Syria - The History of Terrible Oppression Hidden from The World
Syria, with its 75 percent Muslim, 11 percent Nusayri, and 9 percent Christian population, has a long Islamic past and a deep-rooted cultural heritage. Many Islamic scholars have come from this land.
Syria was conquered during the time of Khalif Omar, and came to be ruled in turn by Umayyads, Abbasids, Seljuks and Ayyubids. The lands of Syria became part of the Ottoman Empire in 1517, and they lived in peace and security until the first part of the nineteenth century. In 1831 Syria fell into the hands of Muhammad Ali Pasha, who rebelled against the Ottomans and set up his own government. Syria then returned to Ottoman rule until it was occupied by French forces in 1920. The French occupation was the beginning of a time of disorder and violence for the Syrian people. The French tore Syria from Lebanon, which the latter had historically been a part of, and made it into a separate state.
The 26-year policy of oppression that lasted until independence in 1946 was similar to those inflicted by the French government in Algeria, Tunisia and many other Muslim countries. The Syrian people began an important campaign of resistance in the wake of occupation. The French savagely killed tens of thousands of people and bombed large cities. The uprising was put down violently, but France realized that its days in Syria were numbered.
The French had to withdraw from Syria after World War II, and they accepted Syrian independence in 1946. The Syria that they left behind them, however, was a most unstable one, wide open to conflict. The French mandate imposed on Syria after the end of World War I benefited the Nusayris more than any other group. The French administration placed minority Nusayris in key state posts, creating great unease among the majority Sunni Muslims and planting the seeds of an artificial enmity between the two communities.
Many experts on the Middle East believe that the Nusayris' climb to the country's highest political and military levels actually began with Syria's declaration of independence in 1946. Following independence, the most important event was the Nusayris' taking over the country's administration, displacing the long-established Sunni families who were in the forefront of the political and economic spheres. Artificial conflicts such as this dragged the newly independent Syria into.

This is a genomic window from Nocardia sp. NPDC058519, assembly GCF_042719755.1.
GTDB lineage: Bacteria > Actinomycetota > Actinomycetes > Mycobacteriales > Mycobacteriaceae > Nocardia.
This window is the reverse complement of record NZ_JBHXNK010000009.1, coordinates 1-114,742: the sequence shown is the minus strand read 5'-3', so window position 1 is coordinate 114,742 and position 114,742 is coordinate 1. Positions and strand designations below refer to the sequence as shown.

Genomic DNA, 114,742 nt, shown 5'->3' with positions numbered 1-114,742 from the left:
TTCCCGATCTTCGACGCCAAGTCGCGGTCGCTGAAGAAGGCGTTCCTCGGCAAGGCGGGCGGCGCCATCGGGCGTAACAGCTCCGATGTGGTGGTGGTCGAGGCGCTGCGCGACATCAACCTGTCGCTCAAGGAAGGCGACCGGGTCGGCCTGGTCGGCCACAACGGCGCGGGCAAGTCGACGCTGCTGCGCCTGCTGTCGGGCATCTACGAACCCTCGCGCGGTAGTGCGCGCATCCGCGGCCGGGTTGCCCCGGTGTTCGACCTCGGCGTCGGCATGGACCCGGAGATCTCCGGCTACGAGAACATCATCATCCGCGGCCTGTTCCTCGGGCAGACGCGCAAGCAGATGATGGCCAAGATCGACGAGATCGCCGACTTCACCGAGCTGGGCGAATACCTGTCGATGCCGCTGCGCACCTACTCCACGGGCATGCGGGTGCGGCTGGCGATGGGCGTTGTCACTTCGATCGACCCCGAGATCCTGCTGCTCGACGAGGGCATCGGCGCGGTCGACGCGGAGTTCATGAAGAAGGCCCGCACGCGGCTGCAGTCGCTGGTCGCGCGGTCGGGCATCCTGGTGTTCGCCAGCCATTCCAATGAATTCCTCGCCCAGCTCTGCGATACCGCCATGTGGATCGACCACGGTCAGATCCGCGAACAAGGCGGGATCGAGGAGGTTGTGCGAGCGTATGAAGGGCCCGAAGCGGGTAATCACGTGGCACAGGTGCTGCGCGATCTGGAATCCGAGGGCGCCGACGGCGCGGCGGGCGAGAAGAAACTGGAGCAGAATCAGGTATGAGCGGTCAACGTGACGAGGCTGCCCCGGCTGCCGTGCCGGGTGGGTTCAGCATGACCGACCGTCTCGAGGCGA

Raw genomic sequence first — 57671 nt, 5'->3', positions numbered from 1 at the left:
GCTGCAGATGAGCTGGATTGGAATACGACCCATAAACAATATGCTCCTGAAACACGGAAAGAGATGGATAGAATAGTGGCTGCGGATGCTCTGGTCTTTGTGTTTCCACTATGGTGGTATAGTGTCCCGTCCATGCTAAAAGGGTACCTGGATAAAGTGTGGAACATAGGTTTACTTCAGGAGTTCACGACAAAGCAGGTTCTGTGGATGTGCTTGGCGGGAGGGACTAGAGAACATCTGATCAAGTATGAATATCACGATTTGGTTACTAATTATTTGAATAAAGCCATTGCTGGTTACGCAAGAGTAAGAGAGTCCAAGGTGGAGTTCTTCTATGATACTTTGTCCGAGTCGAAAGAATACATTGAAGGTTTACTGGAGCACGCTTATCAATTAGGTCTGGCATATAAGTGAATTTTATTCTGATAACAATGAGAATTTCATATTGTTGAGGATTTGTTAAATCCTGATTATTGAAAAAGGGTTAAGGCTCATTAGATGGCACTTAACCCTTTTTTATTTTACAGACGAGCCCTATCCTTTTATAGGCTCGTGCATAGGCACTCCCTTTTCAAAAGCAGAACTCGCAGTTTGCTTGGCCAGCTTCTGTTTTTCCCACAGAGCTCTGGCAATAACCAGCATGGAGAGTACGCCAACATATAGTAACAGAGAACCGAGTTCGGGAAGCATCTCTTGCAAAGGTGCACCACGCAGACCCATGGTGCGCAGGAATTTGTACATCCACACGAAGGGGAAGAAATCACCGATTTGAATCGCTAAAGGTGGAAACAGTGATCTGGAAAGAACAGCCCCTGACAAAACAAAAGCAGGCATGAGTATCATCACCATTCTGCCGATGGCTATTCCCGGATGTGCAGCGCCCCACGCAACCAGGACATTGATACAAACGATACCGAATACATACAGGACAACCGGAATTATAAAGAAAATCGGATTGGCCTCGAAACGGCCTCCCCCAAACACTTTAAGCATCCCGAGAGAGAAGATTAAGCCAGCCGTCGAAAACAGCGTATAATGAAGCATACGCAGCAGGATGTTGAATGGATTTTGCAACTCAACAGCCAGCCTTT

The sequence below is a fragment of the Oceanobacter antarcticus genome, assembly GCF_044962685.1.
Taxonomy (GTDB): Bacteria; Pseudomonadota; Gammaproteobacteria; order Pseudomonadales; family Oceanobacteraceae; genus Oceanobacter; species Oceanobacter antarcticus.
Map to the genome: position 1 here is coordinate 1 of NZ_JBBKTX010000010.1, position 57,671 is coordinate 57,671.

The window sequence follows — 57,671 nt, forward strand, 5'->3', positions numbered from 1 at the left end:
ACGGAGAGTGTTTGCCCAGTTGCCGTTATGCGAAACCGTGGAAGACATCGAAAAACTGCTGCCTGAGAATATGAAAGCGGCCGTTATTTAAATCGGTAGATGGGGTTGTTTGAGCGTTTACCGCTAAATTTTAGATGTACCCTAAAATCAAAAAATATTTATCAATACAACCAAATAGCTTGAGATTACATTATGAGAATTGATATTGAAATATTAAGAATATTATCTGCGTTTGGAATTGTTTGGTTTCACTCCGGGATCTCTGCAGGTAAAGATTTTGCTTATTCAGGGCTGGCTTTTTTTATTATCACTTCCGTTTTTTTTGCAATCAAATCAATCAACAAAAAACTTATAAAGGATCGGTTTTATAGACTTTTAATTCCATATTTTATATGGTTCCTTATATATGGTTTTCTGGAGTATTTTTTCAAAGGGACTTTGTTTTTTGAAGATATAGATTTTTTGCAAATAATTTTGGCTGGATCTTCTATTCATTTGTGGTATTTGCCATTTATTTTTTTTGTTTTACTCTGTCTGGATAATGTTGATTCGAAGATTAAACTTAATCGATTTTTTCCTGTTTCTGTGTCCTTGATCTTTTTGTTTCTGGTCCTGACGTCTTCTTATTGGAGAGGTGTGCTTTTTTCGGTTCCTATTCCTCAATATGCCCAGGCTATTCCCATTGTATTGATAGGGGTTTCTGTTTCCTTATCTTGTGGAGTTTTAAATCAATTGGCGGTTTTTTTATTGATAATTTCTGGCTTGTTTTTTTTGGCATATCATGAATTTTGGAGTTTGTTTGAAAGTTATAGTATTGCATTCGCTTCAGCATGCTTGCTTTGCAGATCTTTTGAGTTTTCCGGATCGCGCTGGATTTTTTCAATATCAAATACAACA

Following independence, Syria became a nation of coups. They began in 1949 and continued until 1970 with the one carried out by the dictatorial Hafez Al-Assad. His regime put an end to the coups but brought with it a repressive administration. The Baath government ushered in a difficult time for Syrian Muslims. The country fell into the hands of the Nusayri minority, who represented only 11 percent of the population, and all other sects were removed from positions of influence. In a very short time the Assad regime, which described itself as a "Socialist Popular Democracy," imposed despotic rule on the country. All political parties were closed down, and it was forbidden to support any other political view than the socialist ideology favored by the Baath Party. Restrictions were imposed on all Islamic movements. The leaders of those movements were arrested and savagely tortured to the point of death. International human rights organization reports described how Syrian Muslims were subjected to great oppression and suffering during the Assad era, and how Muslim women were raped and unimaginable tortures inflicted on the men.